Surprising Detail

I read an excellent article off the back of an open question from Paul Graham on Twitter: Reality has a surprising amount of detail, by John Salvatier. It uses building stairs and boiling water to demonstrate that things are almost always more complicated than they seem:

Surprising detail is a near universal property of getting up close and personal with realityBefore you’ve noticed important details they are, of course, basically invisible. It’s hard to put your attention on them because you don’t even know what you’re looking for… This means it’s really easy to get stuck.

This was a good aperitif to Can Anyone Reshape the State? by Nicolas Colin, which looks at Dominic Cummings’ prospects for reshaping the British state, an undertaking full of hidden complexity if there ever was one. I appreciated his invocation of Gall’s Law, which I hadn’t heard of before:

“A complex system that works is invariably found to have evolved from a simple system that worked. A complex system designed from scratch never works and cannot be patched up to make it work. You have to start over, beginning with a working simple system.”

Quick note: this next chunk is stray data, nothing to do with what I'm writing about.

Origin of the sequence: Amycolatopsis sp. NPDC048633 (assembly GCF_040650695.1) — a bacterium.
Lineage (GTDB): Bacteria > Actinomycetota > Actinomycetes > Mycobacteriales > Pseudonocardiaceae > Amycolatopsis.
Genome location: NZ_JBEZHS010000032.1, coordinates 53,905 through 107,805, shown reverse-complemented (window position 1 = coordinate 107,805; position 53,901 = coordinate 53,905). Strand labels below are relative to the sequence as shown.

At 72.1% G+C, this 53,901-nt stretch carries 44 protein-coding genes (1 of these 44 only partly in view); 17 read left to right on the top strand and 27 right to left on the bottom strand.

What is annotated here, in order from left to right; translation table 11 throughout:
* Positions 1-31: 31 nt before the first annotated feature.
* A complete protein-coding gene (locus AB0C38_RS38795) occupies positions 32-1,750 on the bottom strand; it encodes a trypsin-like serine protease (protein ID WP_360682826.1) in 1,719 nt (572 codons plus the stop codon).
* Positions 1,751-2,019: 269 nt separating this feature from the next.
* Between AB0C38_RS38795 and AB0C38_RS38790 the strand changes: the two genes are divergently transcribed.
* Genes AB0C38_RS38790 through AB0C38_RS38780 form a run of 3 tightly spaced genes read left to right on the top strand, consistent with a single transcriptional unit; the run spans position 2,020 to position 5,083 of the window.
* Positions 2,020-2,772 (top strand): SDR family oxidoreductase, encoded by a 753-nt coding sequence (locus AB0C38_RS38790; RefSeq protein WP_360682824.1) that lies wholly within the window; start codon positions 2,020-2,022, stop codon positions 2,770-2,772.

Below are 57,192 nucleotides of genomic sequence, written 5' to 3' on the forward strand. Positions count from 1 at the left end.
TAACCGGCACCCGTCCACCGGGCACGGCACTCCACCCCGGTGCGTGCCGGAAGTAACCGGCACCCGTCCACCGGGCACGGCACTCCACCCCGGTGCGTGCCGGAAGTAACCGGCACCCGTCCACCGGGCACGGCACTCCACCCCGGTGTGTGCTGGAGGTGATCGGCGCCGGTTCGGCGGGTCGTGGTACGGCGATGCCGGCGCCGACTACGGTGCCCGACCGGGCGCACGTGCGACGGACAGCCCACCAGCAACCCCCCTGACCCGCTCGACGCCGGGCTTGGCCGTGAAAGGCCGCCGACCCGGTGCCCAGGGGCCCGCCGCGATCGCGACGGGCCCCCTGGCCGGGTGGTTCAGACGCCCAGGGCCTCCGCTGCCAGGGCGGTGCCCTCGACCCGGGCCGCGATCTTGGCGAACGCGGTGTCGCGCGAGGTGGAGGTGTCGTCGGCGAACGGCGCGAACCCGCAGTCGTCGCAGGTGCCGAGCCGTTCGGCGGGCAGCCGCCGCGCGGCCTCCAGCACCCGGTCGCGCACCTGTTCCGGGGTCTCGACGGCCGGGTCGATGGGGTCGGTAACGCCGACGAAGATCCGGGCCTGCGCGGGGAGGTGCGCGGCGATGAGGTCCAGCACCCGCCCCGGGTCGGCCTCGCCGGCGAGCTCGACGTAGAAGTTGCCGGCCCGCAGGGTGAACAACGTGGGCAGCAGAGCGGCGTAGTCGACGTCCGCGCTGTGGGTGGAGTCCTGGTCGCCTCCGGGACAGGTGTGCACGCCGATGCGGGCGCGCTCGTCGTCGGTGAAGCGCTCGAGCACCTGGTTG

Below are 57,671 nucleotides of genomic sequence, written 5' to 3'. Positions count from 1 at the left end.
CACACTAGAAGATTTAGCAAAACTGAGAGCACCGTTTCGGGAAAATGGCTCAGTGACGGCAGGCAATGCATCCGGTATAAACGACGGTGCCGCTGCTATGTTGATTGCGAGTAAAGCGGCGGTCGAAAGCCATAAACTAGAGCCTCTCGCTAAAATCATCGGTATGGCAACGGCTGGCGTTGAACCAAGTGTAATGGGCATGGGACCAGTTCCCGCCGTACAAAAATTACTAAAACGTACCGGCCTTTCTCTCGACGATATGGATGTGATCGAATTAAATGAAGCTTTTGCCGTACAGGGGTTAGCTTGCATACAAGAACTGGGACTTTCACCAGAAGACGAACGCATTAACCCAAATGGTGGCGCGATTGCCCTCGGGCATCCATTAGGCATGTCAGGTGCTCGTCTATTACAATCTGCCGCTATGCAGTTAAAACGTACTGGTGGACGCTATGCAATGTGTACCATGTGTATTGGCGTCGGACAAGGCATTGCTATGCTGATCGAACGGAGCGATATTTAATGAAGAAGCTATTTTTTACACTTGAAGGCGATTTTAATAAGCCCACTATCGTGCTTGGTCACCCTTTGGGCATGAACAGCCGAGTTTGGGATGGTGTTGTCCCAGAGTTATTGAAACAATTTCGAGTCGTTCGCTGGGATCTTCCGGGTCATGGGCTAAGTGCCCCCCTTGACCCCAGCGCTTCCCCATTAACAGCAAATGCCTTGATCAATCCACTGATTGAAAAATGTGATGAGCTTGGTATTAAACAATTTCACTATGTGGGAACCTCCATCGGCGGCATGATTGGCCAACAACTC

Nicolas agrees that the state could do with a make-over, but expects that Cummings’ efforts will fail. If so, I am sure that surprising detail will have played a part.

Habits and habitat

I got back from San Francisco on Tuesday. It was a good trip, but between the time difference and the unfamiliar surroundings, my normal routine was thrown off somewhat.

I wouldn’t say I have always thought that much about routine, but reading Principles by Ray Dalio last year gave me a renewed appreciation of the importance of habits – what he calls “the most powerful tool in your brain’s toolbox … If you do just about anything frequently enough over time, you will form a habit that will control you”.

Since then I have made a concerted effort to build certain habits, with some success. Though as Ray says in Principles, “developing this skill takes some work”. This is particularly the case when you are away from home, and while I was away last week, a few of my newer habits fell by the wayside.

I have picked them back up from the wayside now, which is good. But I am reminded of a nice turn of phrase my sister used when we talked about this a while back, resolving “to make my habits into my habitat, keeping them with me as I go”.

I didn’t quite manage to do that on this trip, but I am hopeful that next time round I will do better.